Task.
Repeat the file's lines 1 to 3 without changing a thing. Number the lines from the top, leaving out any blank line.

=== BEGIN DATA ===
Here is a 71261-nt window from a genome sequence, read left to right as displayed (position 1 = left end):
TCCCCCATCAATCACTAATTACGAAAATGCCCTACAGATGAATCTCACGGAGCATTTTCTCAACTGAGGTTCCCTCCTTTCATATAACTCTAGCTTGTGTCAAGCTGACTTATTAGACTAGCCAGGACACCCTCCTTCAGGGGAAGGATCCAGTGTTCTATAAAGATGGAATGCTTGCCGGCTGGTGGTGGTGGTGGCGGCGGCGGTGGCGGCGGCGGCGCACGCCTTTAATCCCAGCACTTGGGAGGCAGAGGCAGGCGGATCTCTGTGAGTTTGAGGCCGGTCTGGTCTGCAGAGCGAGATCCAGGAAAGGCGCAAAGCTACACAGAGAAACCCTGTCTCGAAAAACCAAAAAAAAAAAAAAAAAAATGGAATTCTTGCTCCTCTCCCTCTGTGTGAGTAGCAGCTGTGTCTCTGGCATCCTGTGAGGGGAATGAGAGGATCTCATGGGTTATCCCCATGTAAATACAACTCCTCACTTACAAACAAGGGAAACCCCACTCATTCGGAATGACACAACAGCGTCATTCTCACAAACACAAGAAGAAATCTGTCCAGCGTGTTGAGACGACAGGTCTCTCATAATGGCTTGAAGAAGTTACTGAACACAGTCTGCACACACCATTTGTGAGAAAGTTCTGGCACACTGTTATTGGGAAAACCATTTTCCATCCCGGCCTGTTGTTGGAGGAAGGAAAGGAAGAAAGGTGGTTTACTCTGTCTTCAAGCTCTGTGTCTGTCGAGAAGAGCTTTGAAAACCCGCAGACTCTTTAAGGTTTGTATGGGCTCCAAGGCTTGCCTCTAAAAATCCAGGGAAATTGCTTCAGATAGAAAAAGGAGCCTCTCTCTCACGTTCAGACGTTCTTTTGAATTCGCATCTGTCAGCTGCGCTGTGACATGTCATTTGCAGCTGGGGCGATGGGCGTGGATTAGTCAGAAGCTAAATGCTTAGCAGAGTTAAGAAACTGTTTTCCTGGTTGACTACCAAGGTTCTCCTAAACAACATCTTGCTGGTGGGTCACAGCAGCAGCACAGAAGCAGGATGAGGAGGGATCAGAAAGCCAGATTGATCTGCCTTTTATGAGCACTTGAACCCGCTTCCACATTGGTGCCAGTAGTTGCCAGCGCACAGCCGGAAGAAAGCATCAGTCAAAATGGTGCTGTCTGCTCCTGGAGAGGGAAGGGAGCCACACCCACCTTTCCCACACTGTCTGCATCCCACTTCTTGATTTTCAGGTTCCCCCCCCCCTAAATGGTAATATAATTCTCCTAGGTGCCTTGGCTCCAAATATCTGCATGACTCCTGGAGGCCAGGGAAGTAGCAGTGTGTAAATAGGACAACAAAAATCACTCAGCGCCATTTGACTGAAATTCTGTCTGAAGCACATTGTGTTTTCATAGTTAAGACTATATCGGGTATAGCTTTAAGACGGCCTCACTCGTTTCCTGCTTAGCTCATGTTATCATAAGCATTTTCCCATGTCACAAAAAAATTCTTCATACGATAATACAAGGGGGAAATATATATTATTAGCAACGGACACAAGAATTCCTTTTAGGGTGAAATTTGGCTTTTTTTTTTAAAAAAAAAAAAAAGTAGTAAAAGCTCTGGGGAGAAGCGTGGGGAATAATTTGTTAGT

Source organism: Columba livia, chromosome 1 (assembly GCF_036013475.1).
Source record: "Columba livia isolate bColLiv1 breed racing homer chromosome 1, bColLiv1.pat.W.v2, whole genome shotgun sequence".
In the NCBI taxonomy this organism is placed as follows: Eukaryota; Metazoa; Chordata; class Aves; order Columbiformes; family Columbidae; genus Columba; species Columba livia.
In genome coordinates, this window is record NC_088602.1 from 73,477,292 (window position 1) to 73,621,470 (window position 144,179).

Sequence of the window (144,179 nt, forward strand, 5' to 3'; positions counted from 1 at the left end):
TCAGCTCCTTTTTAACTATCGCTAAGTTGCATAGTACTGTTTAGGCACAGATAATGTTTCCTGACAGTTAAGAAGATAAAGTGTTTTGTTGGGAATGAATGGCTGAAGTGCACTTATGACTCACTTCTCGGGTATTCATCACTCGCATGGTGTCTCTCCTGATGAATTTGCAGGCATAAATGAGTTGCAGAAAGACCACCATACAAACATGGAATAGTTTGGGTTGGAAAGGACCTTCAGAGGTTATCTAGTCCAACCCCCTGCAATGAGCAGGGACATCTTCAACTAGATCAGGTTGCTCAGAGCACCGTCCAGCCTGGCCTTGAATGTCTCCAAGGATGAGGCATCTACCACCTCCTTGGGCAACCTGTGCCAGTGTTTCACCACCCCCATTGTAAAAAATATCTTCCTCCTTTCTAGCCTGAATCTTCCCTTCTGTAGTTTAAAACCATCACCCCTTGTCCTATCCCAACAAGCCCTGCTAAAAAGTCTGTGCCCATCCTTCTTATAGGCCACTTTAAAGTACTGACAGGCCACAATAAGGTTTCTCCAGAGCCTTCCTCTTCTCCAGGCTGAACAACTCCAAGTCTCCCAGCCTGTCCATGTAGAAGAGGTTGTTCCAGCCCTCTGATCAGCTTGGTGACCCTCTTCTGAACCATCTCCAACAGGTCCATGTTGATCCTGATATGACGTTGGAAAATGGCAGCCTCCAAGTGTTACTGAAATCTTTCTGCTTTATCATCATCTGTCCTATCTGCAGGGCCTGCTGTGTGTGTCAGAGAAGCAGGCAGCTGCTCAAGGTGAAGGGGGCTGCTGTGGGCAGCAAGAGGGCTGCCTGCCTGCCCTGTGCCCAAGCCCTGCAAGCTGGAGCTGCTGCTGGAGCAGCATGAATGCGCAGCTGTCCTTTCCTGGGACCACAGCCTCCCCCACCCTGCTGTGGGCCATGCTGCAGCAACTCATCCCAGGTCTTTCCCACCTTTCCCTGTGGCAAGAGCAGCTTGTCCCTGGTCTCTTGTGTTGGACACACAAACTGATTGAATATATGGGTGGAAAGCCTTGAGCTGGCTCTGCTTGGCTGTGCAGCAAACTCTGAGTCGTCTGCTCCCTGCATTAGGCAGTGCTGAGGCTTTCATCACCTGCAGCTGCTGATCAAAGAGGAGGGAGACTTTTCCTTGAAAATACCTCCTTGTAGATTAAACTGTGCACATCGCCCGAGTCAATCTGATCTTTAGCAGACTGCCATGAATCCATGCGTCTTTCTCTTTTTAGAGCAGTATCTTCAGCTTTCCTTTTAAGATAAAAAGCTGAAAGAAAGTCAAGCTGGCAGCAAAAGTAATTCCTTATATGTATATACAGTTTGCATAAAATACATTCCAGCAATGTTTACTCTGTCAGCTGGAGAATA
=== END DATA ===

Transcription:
Here is a 71261-nt window from a genome sequence, read left to right as displayed (position 1 = left end):
TCCCCCATCAATCACTAATTACGAAAATGCCCTACAGATGAATCTCACGGAGCATTTTCTCAACTGAGGTTCCCTCCTTTCATATAACTCTAGCTTGTGTCAAGCTGACTTATTAGACTAGCCAGGACACCCTCCTTCAGGGGAAGGATCCAGTGTTCTATAAAGATGGAATGCTTGCCGGCTGGTGGTGGTGGTGGCGGCGGCGGTGGCGGCGGCGGCGCACGCCTTTAATCCCAGCACTTGGGAGGCAGAGGCAGGCGGATCTCTGTGAGTTTGAGGCCGGTCTGGTCTGCAGAGCGAGATCCAGGAAAGGCGCAAAGCTACACAGAGAAACCCTGTCTCGAAAAACCAAAAAAAAAAAAAAAAAAATGGAATTCTTGCTCCTCTCCCTCTGTGTGAGTAGCAGCTGTGTCTCTGGCATCCTGTGAGGGGAATGAGAGGATCTCATGGGTTATCCCCATGTAAATACAACTCCTCACTTACAAACAAGGGAAACCCCACTCATTCGGAATGACACAACAGCGTCATTCTCACAAACACAAGAAGAAATCTGTCCAGCGTGTTGAGACGACAGGTCTCTCATAATGGCTTGAAGAAGTTACTGAACACAGTCTGCACACACCATTTGTGAGAAAGTTCTGGCACACTGTTATTGGGAAAACCATTTTCCATCCCGGCCTGTTGTTGGAGGAAGGAAAGGAAGAAAGGTGGTTTACTCTGTCTTCAAGCTCTGTGTCTGTCGAGAAGAGCTTTGAAAACCCGCAGACTCTTTAAGGTTTGTATGGGCTCCAAGGCTTGCCTCTAAAAATCCAGGGAAATTGCTTCAGATAGAAAAAGGAGCCTCTCTCTCACGTTCAGACGTTCTTTTGAATTCGCATCTGTCAGCTGCGCTGTGACATGTCATTTGCAGCTGGGGCGATGGGCGTGGATTAGTCAGAAGCTAAATGCTTAGCAGAGTTAAGAAACTGTTTTCCTGGTTGACTACCAAGGTTCTCCTAAACAACATCTTGCTGGTGGGTCACAGCAGCAGCACAGAAGCAGGATGAGGAGGGATCAGAAAGCCAGATTGATCTGCCTTTTATGAGCACTTGAACCCGCTTCCACATTGGTGCCAGTAGTTGCCAGCGCACAGCCGGAAGAAAGCATCAGTCAAAATGGTGCTGTCTGCTCCTGGAGAGGGAAGGGAGCCACACCCACCTTTCCCACACTGTCTGCATCCCACTTCTTGATTTTCAGGTTCCCCCCCCCCTAAATGGTAATATAATTCTCCTAGGTGCCTTGGCTCCAAATATCTGCATGACTCCTGGAGGCCAGGGAAGTAGCAGTGTGTAAATAGGACAACAAAAATCACTCAGCGCCATTTGACTGAAATTCTGTCTGAAGCACATTGTGTTTTCATAGTTAAGACTATATCGGGTATAGCTTTAAGACGGCCTCACTCGTTTCCTGCTTAGCTCATGTTATCATAAGCATTTTCCCATGTCACAAAAAAATTCTTCATACGATAATACAAGGGGGAAATATATATTATTAGCAACGGACACAAGAATTCCTTTTAGGGTGAAATTTGGCTTTTTTTTTTAAAAAAAAAAAAAAGTAGTAAAAGCTCTGGGGAGAAGCGTGGGGAATAATTTGTTAGT

Source organism: Columba livia, chromosome 1 (assembly GCF_036013475.1).